NASA's Aqua satellite passed over Tropical Cyclone Funso on January 26 at 1110 UTC (6:10 a.m. EST). The Moderate Resolution Imaging Spectroradiometer, better known as the MODIS instrument captured a true color image of the storm that showed a 25 nautical-mile-wide (29 miles/~46 km) eye, and clouds swirling down into it. The outer extent of Funso's clouds skirted Madagascar to the east, and Mozambique to the west.

At 0900 UTC (4 a.m. EST) on January 26, Funso's maximum sustained winds were down to 100 knots (115 mph/185 kph). It was located about 277 nautical miles (319 miles/513 km) east-northeast of Maputo, Mozambique. Its center was pinpointed near 24.0 South latitude and 39.2 East longitude. It was moving to the south-southeast near 4 knots (4.6 mph/7.4 kph). The storm is over 400 nautical miles (460 miles/~741 km) in diameter, which is the extent of tropical-storm-force winds.

Funso is expected to maintain cyclone strength over the next couple of days as it moves out of the Mozambique Channel and into the open waters of the Southern Indian Ocean, where it will begin to weaken.

Text Credit: Rob Gutro
NASA's Goddard Space Flight Center, Greenbelt, Md.



Jan. 25, 2012

Tropical Cyclone Funso was captured by the MODIS instrument on NASA's Aqua satellite on Jan. 25 at 7:40 UTC › View larger image
This visible image of Tropical Cyclone Funso was captured by the MODIS instrument on NASA's Aqua satellite on Jan. 25 at 7:40 UTC (2:40 a.m. EST). Tropical Cyclone Funso is still over the Mozambique Channel and its 11 mile-wide eye is clearly visible.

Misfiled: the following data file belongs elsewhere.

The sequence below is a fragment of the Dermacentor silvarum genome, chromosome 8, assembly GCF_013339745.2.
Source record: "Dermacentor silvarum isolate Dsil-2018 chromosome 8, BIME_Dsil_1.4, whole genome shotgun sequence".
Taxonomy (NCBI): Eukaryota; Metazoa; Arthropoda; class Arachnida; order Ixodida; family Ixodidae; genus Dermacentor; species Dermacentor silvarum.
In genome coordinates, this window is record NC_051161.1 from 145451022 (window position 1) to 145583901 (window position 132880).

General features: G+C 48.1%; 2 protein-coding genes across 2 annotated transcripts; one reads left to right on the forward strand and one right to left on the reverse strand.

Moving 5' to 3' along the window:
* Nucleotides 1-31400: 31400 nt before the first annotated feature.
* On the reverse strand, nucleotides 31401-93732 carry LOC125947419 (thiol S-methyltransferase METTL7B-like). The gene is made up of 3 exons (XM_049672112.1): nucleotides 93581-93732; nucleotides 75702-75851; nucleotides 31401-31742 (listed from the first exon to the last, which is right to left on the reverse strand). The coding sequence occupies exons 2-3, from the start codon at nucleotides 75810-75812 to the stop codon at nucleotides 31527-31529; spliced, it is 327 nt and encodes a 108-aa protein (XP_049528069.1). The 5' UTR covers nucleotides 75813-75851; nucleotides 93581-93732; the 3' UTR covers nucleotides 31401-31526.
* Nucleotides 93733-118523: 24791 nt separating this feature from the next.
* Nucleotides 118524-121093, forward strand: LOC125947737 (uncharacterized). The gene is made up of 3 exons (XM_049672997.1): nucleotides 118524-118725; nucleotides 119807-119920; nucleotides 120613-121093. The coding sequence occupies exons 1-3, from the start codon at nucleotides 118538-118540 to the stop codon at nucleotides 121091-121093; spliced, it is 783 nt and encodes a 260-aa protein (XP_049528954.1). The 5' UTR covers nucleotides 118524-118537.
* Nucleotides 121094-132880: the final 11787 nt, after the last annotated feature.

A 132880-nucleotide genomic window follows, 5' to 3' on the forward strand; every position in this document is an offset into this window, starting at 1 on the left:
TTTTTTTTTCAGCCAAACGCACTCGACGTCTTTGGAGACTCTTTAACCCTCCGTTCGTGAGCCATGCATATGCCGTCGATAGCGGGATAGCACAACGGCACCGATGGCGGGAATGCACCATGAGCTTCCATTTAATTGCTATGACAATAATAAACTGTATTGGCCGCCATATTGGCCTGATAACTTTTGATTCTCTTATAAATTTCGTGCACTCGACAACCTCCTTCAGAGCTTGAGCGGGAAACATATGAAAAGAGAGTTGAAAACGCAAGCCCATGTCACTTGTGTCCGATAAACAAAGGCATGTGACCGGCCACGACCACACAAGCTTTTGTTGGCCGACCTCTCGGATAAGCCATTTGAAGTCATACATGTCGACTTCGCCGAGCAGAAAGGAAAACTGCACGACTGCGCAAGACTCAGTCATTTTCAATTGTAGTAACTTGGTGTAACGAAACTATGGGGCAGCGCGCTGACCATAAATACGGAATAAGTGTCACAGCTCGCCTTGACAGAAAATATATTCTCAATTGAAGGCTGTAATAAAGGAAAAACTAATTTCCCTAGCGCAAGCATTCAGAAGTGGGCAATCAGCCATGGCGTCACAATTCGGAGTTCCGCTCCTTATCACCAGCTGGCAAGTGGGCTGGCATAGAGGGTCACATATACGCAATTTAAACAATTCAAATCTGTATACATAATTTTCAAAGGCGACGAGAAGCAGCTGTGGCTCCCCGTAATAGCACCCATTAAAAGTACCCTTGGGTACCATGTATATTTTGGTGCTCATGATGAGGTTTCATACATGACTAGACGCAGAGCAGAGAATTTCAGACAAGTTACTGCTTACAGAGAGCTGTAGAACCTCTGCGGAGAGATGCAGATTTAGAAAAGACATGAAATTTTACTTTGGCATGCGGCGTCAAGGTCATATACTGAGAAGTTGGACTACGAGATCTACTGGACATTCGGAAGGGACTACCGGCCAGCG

Credit: NASA Goddard MODIS Rapid Response Team
NASA's Aqua satellite passed over Cyclone Funso on January 24 at 11:17 UTC (6:17 a.m. EST) › View larger image
When NASA's Aqua satellite passed over Cyclone Funso on January 24 at 11:17 UTC (6:17 a.m. EST) the AIRS instrument measured the cloud top temperatures. Thunderstorm cloud tops around the entire center of circulation colder than -63 Fahrenheit (-52.7 Celsius) indicating strong storms, dropping heavy rainfall.
Credit: NASA/JPL, Ed Olsen
TRMM had a good view Funso battering the Mozambique  coast when it flew over on January 24, 2012 › View larger image
The TRMM satellite had a good view of powerful tropical cyclone Funso battering the Mozambique coast when it flew over on January 24, 2012 at 2204 UTC (5:04 p.m. EST). TRMM data showed that Funso was dropping moderate to heavy rainfall in bands covering the Mozambique Channel from eastern Mozambique to western Madagascar. Light to moderate rainfall is depicted in blue and green (falling at a rate between .78 to 1.57 inches (20 to 40 mm) per hour). Heavy rainfall appears in red, falling at 2 inches/50 mm per hour.
Credit: SSAI/NASA, Hal Pierce
Major Tropical Cyclone Funso Analyzed by Two NASA Satellites

Tropical Cyclone Funso is now a dangerous Category 4 cyclone in the Mozambique Channel, moving southward between Mozambique on the African mainland and the island nation of Madagascar. As Funso became a major cyclone two NASA satellites were providing forecasters with valuable storm information.

Two instruments aboard NASA's Aqua satellite and instruments aboard NASA and JAXA's Tropical Rainfall Measuring Mission (TRMM) satellite provided cloud extent, cloud temperature, rainfall rates, and a look at the eye of the storm.

On Jan. 25 at 7:40 UTC (2:40 a.m. EST), the Moderate Resolution Imaging Spectroradiometer (MODIS) instrument on NASA's Aqua satellite captured a visible image of Tropical Cyclone Funso. The image revealed the cloud cover extends from Mozambique on the African mainland, east to the coast of the island nation of Madagascar. MODIS imagery also revealed a clear 11 mile-wide eye.

When NASA's Aqua satellite passed over Cyclone Funso the day before, January 24 at 11:17 UTC (6:17 a.m. EST) the Atmospheric Infrared Sounder (AIRS) instrument measured the cloud top temperatures. Thunderstorm cloud tops around the entire center of circulation colder than -63 Fahrenheit (-52.7 Celsius) indicating strong storms, dropping heavy rainfall.